Global technology and consulting company Indra’s Lanza 3D deployable air defence radar (DADR) has successfully cleared Nato’s tactical ballistic missile detection and tracking tests.
Clearance of these tests certifies the Lanza 3D sensor’s tactical ballistic missile detection and tracking capabilities.
The system delivered satisfactory results and showcased accurate target detection and tracking capabilities during all tests.
The 3D LANZA DADR development was initially supported by the Ministry of Defense and the Ministry of Industry, Tourism and Trade.
According to Indra, the radar showcased its abilities to detect and track missiles, thereby, providing air traffic control (ATC) and command centres with necessary early warning data to neutralise attacks or reduce damage.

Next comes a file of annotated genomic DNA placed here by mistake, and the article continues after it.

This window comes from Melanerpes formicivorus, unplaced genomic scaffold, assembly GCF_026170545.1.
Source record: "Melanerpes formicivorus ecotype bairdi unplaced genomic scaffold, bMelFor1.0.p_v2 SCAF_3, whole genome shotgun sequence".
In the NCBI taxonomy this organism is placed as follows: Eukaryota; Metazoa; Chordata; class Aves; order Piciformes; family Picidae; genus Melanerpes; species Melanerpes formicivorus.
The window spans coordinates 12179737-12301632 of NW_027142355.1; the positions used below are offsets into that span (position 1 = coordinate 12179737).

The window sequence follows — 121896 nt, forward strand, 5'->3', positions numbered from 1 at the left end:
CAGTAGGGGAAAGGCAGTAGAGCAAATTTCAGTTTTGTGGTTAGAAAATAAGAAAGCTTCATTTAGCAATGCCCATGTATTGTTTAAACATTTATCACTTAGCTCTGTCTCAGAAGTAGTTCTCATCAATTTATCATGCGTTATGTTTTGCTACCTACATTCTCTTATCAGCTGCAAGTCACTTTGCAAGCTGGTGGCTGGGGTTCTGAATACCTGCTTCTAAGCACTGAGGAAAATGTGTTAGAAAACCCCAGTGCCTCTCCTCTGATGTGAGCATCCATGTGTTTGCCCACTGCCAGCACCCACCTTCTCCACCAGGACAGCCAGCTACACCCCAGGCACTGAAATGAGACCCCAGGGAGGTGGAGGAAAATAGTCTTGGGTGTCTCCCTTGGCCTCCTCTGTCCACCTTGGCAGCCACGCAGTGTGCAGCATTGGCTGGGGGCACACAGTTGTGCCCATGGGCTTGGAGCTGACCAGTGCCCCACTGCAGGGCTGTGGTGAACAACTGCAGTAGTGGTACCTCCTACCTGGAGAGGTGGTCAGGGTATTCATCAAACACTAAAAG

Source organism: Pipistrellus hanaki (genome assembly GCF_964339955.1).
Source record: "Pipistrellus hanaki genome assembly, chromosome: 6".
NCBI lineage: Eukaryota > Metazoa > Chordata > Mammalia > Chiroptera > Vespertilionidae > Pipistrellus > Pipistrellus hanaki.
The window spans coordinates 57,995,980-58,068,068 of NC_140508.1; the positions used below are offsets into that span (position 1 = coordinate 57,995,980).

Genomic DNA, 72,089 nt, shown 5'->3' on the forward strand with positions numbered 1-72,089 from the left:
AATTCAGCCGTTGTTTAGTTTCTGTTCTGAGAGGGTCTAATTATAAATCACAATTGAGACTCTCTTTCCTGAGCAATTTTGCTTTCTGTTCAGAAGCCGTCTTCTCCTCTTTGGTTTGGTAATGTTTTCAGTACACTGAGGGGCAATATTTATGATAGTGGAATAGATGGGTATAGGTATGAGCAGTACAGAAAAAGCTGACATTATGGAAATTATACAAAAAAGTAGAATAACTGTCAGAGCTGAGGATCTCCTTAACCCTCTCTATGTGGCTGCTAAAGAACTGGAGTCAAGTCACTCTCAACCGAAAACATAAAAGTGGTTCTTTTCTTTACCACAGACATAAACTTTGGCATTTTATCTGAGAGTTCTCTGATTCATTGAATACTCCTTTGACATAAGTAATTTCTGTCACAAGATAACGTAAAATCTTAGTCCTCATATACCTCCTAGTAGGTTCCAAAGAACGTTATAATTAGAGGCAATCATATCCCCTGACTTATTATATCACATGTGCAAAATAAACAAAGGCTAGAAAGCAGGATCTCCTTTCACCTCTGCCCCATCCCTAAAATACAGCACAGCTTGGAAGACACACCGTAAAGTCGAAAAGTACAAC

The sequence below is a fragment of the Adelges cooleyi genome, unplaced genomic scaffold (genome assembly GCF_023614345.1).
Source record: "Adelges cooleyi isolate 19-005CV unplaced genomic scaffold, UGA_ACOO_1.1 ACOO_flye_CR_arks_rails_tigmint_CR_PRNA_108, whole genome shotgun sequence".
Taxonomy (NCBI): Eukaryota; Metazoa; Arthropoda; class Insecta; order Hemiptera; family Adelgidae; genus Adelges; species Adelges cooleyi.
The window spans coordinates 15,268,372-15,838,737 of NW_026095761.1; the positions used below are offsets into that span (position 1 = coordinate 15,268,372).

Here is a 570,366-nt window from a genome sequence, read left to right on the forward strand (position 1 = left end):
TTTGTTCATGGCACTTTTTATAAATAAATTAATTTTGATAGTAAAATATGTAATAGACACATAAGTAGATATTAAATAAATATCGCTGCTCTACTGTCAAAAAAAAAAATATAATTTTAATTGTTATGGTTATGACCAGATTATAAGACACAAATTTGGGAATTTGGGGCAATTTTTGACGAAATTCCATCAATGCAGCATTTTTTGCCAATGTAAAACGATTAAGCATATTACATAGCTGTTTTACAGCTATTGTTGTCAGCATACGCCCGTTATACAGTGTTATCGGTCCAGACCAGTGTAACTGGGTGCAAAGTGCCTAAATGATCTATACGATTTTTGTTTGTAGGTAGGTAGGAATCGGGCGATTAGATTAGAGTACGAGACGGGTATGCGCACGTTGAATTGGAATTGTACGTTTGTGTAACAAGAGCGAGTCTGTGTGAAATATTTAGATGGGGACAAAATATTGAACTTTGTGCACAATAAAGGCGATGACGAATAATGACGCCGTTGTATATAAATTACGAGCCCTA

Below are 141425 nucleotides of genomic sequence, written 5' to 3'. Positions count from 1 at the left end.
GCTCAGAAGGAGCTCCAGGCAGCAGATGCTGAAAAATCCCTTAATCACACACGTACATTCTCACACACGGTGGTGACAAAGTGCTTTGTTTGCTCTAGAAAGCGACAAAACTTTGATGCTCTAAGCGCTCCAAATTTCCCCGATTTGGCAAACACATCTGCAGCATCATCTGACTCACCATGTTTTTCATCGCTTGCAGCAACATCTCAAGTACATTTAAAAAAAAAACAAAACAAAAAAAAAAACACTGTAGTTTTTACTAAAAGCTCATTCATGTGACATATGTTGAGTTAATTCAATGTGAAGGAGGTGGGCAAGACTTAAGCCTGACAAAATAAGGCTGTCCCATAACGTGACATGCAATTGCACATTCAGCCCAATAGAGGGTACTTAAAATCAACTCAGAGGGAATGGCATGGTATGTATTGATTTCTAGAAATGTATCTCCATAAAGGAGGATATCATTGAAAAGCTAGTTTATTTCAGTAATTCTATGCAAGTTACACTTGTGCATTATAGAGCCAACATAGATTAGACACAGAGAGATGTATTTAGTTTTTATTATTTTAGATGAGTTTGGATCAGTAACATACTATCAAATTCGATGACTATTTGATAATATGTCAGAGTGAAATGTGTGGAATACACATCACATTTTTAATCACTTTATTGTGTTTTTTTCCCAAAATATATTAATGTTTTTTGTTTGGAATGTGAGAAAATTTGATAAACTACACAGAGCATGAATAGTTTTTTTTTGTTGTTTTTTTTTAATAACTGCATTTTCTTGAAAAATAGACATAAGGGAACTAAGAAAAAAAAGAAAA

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The Nato tests took place at the Radio-Electric Assessment and Analysis Center (CEAR) of the National Institute of Aerospace Technology (INTA) in Guadalajara, Mexico.
During the tests, the radar’s track initiation and target tracking capabilities were tested and evaluated.
Indra noted that the system predicted the different trajectory parameters required to trigger ‘offensive, defensive and intelligence’ actions.
A Nato Support and Procurement Agency (NSPA) certification and testing tool was used to check the missile detection and tracking capabilities of the radar.
The tool comprises a ground mission control station and a system hosted on a medium-sized drone, which simulates the radar signal’s return reflected by a ballistic missile.
The 3D LANZA DADR will be used under Nato’s deployable air command and control component (DAC) and by several air forces.
It is the new generation of Indra’s 3D LANZA family of radars.
In September 2018, Indra won a contract for the delivery of its advanced Lanza 3D long-range radar (LRR) system to the Royal Thai Air Force (RTAF).